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Member Since 05 Nov 2011
Offline Last Active Apr 13 2015 06:23 PM

Posts I've Made

In Topic: Game development - Software Engineering or CS?

13 April 2015 - 10:22 AM

The main reasoning behind his suggestion was that the SE program here kind of fast-tracks you through the language and such, and then throws you into the security and database courses early on. Once that's done, it's mainly focus on developing larger systems and management software for corporations. Right now I'm in a course where we spend the semester working on an air-travel agency program, developing databases of airports and flights, managing them and parsing them, all while using an agile development method. He said that since there's such a focus on those aspects, it's not particularly good for game development, since the program actually discourages students from taking the courses for graphics, openGL, etc. I've attached the three curriculums (CS has a CT and CIS emphasis) What I'm really worried about is the whole senior project taking up so much time, and not being a game. I mean as of now, I'm usually going to class at 9, and working until 10pm every night. So fitting in time for my own game dev stuff is near impossible.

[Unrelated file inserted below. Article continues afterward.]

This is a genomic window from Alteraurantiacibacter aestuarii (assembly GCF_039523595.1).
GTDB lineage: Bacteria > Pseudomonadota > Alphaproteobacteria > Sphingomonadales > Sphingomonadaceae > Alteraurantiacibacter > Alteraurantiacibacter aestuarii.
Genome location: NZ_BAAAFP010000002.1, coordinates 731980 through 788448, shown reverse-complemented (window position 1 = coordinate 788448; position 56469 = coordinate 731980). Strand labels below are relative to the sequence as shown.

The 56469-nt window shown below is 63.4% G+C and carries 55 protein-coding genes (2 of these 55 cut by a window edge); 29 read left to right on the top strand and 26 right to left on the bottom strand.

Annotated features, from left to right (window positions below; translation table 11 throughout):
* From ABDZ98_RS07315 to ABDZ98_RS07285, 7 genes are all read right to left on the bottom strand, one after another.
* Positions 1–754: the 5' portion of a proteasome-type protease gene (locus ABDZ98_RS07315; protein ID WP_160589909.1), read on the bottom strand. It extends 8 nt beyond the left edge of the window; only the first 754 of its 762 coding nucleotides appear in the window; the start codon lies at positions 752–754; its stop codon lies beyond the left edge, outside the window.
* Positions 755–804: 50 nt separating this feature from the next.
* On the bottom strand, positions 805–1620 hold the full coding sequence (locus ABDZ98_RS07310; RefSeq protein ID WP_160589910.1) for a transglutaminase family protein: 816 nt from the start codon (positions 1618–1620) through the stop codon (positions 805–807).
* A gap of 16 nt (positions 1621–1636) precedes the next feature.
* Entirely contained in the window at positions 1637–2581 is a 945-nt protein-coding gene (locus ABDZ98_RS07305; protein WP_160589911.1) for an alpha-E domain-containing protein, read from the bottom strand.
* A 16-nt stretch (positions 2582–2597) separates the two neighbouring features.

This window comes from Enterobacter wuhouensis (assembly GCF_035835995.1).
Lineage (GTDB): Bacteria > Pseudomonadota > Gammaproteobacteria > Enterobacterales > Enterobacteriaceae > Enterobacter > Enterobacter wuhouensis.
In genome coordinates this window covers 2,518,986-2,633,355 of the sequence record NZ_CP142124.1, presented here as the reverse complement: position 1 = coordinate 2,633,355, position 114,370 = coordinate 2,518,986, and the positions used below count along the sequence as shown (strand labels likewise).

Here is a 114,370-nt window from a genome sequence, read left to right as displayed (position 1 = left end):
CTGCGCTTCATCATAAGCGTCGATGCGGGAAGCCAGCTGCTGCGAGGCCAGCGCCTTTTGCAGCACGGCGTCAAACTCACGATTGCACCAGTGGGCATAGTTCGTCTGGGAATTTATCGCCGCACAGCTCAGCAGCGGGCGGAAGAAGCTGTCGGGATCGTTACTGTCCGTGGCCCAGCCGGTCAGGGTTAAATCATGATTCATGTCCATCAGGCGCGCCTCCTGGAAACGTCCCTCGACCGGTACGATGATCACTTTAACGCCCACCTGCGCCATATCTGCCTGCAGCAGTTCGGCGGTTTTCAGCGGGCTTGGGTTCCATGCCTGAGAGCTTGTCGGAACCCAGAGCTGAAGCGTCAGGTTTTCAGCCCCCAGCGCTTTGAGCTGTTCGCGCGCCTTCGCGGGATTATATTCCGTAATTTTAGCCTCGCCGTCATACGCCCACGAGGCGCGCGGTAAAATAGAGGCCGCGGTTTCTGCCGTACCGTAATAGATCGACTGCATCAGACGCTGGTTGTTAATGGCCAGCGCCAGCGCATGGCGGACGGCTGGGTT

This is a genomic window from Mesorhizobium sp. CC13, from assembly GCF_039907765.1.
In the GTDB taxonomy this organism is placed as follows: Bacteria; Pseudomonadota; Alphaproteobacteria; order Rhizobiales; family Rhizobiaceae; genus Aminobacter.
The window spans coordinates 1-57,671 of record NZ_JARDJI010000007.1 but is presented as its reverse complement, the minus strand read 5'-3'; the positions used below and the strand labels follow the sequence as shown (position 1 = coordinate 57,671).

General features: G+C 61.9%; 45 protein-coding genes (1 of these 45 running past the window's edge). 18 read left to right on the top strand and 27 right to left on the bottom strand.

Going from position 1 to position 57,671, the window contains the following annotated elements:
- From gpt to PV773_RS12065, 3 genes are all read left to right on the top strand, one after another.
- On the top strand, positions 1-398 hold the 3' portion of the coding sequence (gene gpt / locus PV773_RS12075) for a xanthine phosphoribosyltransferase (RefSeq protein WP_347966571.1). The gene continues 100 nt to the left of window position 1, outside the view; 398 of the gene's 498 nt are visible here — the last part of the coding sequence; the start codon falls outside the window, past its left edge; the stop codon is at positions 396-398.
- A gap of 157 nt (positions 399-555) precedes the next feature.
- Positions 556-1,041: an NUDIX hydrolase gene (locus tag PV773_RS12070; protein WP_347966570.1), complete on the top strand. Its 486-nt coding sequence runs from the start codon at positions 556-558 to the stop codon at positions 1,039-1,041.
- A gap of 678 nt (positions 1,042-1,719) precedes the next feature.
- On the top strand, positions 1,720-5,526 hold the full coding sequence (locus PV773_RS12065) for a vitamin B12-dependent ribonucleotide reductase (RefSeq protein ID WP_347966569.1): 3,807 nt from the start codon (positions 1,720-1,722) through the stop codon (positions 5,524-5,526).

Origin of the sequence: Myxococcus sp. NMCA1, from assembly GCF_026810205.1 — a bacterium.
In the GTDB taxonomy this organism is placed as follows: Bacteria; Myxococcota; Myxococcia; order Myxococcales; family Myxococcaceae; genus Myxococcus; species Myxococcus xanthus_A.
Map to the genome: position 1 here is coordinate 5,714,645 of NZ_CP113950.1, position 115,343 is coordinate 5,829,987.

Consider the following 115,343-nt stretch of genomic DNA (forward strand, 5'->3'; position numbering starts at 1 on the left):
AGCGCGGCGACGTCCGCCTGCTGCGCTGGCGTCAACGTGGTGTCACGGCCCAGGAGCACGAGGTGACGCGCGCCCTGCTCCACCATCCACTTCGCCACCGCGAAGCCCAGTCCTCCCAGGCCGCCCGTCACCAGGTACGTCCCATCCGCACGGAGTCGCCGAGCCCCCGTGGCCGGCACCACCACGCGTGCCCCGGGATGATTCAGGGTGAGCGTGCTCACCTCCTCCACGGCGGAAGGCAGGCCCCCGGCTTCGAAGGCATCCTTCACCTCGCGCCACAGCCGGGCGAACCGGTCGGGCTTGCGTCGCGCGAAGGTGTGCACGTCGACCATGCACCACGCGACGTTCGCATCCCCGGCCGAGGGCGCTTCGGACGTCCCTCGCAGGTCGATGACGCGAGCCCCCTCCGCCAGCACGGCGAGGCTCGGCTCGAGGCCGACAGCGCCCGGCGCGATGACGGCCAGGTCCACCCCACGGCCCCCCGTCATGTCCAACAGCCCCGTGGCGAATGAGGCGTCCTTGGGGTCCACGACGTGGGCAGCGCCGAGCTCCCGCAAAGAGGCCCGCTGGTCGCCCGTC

In Topic: Digipen: The best college for programming?

11 November 2012 - 04:18 PM

Well, after some searching around, I found out that among software engineering schools, UW Platteville ranks among the top 10? That certainly surprised me, and it's quite a bit cheaper than Digipen or U of W.

Anyone know anymore with Platteville?

In Topic: Digipen: The best college for programming?

24 October 2012 - 03:22 PM

What did Digipen say when you asked them this question?

Well, you got me. I haven't really talked to any colleges. I really have no idea what I'm doing with that. My high school hasn't really told me anything about that, so I've been just kind of winging it.